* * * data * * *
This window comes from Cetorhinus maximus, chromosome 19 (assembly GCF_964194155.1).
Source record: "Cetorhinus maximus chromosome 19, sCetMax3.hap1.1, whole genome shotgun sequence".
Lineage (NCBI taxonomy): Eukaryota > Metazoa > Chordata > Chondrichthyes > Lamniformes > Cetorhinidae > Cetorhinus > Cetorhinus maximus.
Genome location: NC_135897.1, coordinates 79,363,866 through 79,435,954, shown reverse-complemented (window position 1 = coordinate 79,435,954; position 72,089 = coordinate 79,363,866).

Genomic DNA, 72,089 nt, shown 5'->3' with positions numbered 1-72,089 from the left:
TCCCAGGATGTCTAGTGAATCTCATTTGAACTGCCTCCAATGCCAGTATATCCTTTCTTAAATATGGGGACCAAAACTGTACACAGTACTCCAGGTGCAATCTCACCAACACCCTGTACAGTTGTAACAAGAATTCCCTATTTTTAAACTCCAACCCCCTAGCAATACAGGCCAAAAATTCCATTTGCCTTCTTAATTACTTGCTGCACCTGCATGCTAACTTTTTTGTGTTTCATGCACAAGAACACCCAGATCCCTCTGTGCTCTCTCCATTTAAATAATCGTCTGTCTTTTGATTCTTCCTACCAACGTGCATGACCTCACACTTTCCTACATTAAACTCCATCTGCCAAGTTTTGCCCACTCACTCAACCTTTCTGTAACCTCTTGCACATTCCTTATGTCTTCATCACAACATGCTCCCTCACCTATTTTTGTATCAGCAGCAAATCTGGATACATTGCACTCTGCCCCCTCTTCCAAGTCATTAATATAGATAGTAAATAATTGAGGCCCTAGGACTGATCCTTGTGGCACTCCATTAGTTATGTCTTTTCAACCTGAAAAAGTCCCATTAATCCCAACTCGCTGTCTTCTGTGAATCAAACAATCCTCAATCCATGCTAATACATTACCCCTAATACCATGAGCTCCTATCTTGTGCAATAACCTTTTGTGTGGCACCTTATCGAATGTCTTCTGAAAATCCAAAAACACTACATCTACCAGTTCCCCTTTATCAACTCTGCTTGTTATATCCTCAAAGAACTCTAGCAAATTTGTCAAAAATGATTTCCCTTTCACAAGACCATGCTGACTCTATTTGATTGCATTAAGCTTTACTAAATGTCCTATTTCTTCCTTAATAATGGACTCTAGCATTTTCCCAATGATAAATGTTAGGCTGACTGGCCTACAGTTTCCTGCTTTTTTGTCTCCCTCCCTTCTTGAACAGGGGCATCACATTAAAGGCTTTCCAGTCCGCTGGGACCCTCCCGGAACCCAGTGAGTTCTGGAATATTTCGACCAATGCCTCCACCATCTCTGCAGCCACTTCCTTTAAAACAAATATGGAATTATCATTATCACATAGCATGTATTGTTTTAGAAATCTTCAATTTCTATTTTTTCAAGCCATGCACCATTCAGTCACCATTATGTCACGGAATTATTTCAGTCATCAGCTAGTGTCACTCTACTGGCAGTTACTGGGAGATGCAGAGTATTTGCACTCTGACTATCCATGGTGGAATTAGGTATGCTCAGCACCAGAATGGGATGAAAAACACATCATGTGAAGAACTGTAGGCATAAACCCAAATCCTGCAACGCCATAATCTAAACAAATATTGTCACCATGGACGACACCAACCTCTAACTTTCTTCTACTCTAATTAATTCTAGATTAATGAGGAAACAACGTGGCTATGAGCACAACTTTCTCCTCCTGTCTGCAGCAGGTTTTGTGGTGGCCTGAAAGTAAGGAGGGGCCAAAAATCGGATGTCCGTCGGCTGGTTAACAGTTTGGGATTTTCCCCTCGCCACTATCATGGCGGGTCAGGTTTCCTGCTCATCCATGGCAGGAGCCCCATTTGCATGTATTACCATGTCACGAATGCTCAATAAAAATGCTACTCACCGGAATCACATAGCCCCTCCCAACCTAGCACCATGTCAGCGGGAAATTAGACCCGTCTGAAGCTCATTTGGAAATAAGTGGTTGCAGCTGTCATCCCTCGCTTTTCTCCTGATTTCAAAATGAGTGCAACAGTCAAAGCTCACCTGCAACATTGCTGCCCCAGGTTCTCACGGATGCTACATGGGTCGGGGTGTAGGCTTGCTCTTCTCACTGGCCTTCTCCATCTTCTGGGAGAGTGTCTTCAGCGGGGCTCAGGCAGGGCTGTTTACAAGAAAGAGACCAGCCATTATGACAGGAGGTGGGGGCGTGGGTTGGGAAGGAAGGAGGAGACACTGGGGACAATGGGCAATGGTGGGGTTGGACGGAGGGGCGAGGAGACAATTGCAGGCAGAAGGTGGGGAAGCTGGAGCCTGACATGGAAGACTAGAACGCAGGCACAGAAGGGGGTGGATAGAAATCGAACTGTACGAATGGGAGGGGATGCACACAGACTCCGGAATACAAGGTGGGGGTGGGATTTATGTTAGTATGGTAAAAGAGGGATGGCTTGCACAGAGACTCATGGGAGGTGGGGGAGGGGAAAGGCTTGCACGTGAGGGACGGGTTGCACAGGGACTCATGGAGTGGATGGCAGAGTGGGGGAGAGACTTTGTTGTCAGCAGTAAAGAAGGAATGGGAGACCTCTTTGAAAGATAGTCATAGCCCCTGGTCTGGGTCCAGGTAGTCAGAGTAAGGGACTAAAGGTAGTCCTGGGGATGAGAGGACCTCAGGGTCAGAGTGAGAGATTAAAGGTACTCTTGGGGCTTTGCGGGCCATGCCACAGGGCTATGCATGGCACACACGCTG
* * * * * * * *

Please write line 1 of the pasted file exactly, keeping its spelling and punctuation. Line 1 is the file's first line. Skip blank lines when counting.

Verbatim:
This window comes from Cetorhinus maximus, chromosome 19 (assembly GCF_964194155.1).